Then he decided to go and find the next water trough, this is in the next field on our way home and luckily for old stumpy legs, it’s lower to the ground 😂😂

That’s one happy chappy!

Well, that’s me done for another week. Hope you all have a good one and call back next week to see if I did manage to read the 20th and final book in the reading challenge in time!

Happy Reading Folks

Yvonne xx

Nightblind by Ragnar Jonasson #20booksofsummer #bookreview

I am delighted to welcome you to my thoughts on Nightblind by Ragnar Jonasson. This is the 2nd in the Dark Iceland series and it has been around 18 months since I read the first book Snowblind!

Let me show you what Nightblind is all about…

Siglufjörður: an idyllically quiet fishing village on the northernmost tip of Iceland, accessible only via a small mountain tunnel. Ari Thór Arason: a local policeman, whose tumultuous past and uneasy relationships with the villagers continue to haunt him. The peace of this close-knit community is shattered by the murder of a policeman – shot at point-blank range in the dead of night in a deserted house. With a killer on the loose and the dark arctic winter closing in, it falls to Ari Thór to piece together a puzzle that involves tangled local politics, a compromised new mayor, and a psychiatric ward in Reykjavik, where someone is being held against their will. Then a mysterious young woman moves to the area, on the run from something she dare not reveal, and it becomes all too clear that tragic events from the past are weaving a sinister spell that may threaten them all.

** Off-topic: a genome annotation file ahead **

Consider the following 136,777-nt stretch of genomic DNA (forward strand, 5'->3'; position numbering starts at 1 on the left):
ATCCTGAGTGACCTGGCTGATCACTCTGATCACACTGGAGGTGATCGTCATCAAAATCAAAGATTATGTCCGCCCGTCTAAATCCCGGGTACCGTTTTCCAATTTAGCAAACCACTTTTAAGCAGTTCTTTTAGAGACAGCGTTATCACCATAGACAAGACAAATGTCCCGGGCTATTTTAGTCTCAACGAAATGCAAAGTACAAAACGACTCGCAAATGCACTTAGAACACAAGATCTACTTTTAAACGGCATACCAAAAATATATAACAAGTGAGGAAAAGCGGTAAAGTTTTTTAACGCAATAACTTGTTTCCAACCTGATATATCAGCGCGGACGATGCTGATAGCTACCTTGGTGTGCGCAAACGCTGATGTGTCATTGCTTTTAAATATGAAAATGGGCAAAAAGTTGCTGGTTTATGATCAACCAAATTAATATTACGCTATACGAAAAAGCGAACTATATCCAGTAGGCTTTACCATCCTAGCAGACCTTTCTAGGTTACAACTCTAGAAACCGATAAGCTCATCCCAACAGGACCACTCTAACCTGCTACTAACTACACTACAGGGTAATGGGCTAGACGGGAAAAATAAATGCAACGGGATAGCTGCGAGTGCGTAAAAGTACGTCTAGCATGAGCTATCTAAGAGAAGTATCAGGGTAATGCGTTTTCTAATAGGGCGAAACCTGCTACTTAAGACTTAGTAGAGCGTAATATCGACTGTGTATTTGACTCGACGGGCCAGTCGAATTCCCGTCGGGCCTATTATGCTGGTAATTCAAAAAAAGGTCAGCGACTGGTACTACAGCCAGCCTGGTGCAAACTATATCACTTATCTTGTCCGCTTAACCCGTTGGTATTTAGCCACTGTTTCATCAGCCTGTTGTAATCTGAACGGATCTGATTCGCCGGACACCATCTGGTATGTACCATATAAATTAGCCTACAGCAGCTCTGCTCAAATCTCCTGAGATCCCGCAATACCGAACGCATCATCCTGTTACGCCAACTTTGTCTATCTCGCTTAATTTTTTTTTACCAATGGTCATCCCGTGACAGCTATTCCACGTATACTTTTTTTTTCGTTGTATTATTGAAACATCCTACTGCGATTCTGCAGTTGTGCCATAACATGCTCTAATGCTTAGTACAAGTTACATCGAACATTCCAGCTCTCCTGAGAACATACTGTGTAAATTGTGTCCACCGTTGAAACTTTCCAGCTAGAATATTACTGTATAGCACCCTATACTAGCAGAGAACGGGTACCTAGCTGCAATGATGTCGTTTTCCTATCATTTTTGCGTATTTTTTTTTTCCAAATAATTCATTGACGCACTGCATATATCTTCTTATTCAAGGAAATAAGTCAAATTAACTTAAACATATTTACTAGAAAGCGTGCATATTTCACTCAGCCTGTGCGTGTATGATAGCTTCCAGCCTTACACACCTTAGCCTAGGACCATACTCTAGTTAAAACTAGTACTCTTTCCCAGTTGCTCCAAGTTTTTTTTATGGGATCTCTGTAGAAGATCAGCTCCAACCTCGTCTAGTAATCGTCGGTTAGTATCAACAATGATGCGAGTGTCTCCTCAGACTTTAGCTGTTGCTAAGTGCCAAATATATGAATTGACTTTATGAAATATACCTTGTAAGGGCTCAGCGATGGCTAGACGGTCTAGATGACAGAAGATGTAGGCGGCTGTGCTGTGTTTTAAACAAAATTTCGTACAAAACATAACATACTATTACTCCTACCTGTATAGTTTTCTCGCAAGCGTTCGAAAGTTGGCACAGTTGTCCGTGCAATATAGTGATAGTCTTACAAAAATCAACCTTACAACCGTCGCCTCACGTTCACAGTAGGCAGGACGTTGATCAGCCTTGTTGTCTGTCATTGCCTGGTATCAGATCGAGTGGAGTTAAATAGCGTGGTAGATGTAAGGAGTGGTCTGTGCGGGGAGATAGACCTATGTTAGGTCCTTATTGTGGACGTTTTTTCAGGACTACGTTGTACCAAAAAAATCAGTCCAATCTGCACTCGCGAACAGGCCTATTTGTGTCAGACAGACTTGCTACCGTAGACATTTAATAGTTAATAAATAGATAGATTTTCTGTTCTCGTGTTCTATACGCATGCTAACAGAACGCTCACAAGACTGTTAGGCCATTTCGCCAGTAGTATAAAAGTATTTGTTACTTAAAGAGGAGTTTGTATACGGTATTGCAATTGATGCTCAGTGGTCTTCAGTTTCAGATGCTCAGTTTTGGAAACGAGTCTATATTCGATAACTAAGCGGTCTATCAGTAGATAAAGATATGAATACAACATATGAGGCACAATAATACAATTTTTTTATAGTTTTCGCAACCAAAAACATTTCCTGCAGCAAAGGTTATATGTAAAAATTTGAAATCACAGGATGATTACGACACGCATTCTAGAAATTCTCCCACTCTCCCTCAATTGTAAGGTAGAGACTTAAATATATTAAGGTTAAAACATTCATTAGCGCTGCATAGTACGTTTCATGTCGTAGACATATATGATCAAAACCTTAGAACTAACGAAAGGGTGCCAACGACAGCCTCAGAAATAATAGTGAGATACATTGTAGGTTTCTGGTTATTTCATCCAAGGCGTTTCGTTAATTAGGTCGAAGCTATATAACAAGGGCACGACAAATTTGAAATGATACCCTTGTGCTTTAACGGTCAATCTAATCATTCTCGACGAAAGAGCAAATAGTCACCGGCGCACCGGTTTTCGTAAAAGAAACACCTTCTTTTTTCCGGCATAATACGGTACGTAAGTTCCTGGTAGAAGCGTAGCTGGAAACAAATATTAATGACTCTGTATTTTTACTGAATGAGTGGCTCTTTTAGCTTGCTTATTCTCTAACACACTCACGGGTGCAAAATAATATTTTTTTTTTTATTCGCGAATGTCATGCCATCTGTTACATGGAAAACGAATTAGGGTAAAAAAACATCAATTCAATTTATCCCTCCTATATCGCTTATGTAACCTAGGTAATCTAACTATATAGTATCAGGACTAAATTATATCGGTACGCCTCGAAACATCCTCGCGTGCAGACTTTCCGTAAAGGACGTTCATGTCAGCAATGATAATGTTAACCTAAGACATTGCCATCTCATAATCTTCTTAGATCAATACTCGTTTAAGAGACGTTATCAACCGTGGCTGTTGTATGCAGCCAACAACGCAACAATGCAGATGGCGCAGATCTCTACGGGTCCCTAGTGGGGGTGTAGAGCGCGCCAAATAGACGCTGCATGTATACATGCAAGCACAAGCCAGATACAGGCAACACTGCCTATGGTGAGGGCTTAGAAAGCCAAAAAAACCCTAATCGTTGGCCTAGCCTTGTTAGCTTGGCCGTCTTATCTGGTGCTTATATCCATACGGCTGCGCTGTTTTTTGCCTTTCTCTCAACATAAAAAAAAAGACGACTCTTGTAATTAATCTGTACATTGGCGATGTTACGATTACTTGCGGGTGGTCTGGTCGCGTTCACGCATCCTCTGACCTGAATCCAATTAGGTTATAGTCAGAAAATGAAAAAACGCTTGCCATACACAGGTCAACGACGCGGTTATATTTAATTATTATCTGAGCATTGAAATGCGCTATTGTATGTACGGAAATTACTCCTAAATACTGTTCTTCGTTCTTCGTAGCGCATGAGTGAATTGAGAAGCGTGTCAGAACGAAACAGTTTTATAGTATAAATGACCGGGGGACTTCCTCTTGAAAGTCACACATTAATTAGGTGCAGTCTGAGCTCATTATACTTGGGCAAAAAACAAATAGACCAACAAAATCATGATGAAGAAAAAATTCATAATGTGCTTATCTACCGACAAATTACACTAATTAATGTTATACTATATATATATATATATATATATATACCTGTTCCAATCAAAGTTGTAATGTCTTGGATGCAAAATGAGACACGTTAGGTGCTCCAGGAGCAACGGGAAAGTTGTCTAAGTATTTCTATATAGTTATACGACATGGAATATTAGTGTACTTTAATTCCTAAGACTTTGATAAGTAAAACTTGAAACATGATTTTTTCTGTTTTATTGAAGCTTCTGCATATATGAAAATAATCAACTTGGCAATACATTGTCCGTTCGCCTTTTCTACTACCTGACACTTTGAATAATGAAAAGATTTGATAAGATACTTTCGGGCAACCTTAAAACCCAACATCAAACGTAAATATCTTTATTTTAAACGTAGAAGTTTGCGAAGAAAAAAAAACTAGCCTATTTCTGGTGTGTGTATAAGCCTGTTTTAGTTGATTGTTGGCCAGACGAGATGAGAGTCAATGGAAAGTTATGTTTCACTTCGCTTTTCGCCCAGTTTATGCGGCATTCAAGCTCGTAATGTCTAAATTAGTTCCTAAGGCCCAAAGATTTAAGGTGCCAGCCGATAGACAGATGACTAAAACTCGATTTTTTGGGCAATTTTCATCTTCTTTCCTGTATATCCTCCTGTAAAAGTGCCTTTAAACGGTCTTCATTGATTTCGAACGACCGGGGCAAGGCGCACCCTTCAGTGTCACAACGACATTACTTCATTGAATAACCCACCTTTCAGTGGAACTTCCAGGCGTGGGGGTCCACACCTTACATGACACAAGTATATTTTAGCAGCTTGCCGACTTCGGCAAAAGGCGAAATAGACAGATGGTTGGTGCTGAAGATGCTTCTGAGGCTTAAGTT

Dark, chilling and complex, Nightblind is an extraordinary thriller from an undeniable new talent.

This is set in Siglufjörður, Iceland (I still have trouble pronouncing this one!) and a killer is on the loose, the victim is a local police officer. Ari Thor is called off sick leave to investigate. He doesn’t know much about his dead colleague so Ari Thor has some catching up to do given the length of time he has been off.